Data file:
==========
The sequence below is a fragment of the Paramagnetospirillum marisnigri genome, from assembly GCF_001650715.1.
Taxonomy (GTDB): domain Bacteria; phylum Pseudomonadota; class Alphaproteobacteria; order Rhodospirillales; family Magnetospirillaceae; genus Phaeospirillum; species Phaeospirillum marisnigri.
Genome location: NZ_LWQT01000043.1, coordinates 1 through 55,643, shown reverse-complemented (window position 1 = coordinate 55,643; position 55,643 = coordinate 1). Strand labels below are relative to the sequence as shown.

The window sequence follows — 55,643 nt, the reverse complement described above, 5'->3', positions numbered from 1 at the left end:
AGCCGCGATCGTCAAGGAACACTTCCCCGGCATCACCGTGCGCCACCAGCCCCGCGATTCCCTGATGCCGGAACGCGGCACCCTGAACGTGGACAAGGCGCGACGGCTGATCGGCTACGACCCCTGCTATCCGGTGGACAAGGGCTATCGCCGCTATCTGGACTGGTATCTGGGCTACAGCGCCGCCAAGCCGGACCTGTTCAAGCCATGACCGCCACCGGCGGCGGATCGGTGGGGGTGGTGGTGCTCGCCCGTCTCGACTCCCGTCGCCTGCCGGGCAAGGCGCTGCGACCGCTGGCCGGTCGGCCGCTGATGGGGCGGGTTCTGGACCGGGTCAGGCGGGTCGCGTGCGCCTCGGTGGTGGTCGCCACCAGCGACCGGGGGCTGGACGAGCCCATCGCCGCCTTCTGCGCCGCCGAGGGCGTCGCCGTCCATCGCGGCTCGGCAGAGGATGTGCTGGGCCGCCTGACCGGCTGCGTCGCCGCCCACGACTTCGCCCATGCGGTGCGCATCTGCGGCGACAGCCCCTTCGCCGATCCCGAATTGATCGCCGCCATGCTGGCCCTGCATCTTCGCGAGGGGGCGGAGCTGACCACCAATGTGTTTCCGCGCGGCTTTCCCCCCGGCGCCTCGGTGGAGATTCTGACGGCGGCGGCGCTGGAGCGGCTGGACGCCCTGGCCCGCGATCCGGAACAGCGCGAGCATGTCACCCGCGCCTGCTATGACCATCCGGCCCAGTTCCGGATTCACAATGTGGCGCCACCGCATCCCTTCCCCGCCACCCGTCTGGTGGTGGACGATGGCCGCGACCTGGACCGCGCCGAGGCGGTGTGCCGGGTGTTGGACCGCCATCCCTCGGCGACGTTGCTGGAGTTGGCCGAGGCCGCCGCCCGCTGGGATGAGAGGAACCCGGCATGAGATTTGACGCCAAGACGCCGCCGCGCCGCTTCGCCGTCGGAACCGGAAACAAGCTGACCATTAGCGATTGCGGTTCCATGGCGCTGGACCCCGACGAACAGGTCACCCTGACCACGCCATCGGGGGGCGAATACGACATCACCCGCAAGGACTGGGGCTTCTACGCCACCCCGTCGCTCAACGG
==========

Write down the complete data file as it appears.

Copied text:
The sequence below is a fragment of the Paramagnetospirillum marisnigri genome, from assembly GCF_001650715.1.
Taxonomy (GTDB): domain Bacteria; phylum Pseudomonadota; class Alphaproteobacteria; order Rhodospirillales; family Magnetospirillaceae; genus Phaeospirillum; species Phaeospirillum marisnigri.
Genome location: NZ_LWQT01000043.1, coordinates 1 through 55,643, shown reverse-complemented (window position 1 = coordinate 55,643; position 55,643 = coordinate 1). Strand labels below are relative to the sequence as shown.

The window sequence follows — 55,643 nt, the reverse complement described above, 5'->3', positions numbered from 1 at the left end:
AGCCGCGATCGTCAAGGAACACTTCCCCGGCATCACCGTGCGCCACCAGCCCCGCGATTCCCTGATGCCGGAACGCGGCACCCTGAACGTGGACAAGGCGCGACGGCTGATCGGCTACGACCCCTGCTATCCGGTGGACAAGGGCTATCGCCGCTATCTGGACTGGTATCTGGGCTACAGCGCCGCCAAGCCGGACCTGTTCAAGCCATGACCGCCACCGGCGGCGGATCGGTGGGGGTGGTGGTGCTCGCCCGTCTCGACTCCCGTCGCCTGCCGGGCAAGGCGCTGCGACCGCTGGCCGGTCGGCCGCTGATGGGGCGGGTTCTGGACCGGGTCAGGCGGGTCGCGTGCGCCTCGGTGGTGGTCGCCACCAGCGACCGGGGGCTGGACGAGCCCATCGCCGCCTTCTGCGCCGCCGAGGGCGTCGCCGTCCATCGCGGCTCGGCAGAGGATGTGCTGGGCCGCCTGACCGGCTGCGTCGCCGCCCACGACTTCGCCCATGCGGTGCGCATCTGCGGCGACAGCCCCTTCGCCGATCCCGAATTGATCGCCGCCATGCTGGCCCTGCATCTTCGCGAGGGGGCGGAGCTGACCACCAATGTGTTTCCGCGCGGCTTTCCCCCCGGCGCCTCGGTGGAGATTCTGACGGCGGCGGCGCTGGAGCGGCTGGACGCCCTGGCCCGCGATCCGGAACAGCGCGAGCATGTCACCCGCGCCTGCTATGACCATCCGGCCCAGTTCCGGATTCACAATGTGGCGCCACCGCATCCCTTCCCCGCCACCCGTCTGGTGGTGGACGATGGCCGCGACCTGGACCGCGCCGAGGCGGTGTGCCGGGTGTTGGACCGCCATCCCTCGGCGACGTTGCTGGAGTTGGCCGAGGCCGCCGCCCGCTGGGATGAGAGGAACCCGGCATGAGATTTGACGCCAAGACGCCGCCGCGCCGCTTCGCCGTCGGAACCGGAAACAAGCTGACCATTAGCGATTGCGGTTCCATGGCGCTGGACCCCGACGAACAGGTCACCCTGACCACGCCATCGGGGGGCGAATACGACATCACCCGCAAGGACTGGGGCTTCTACGCCACCCCGTCGCTCAACGG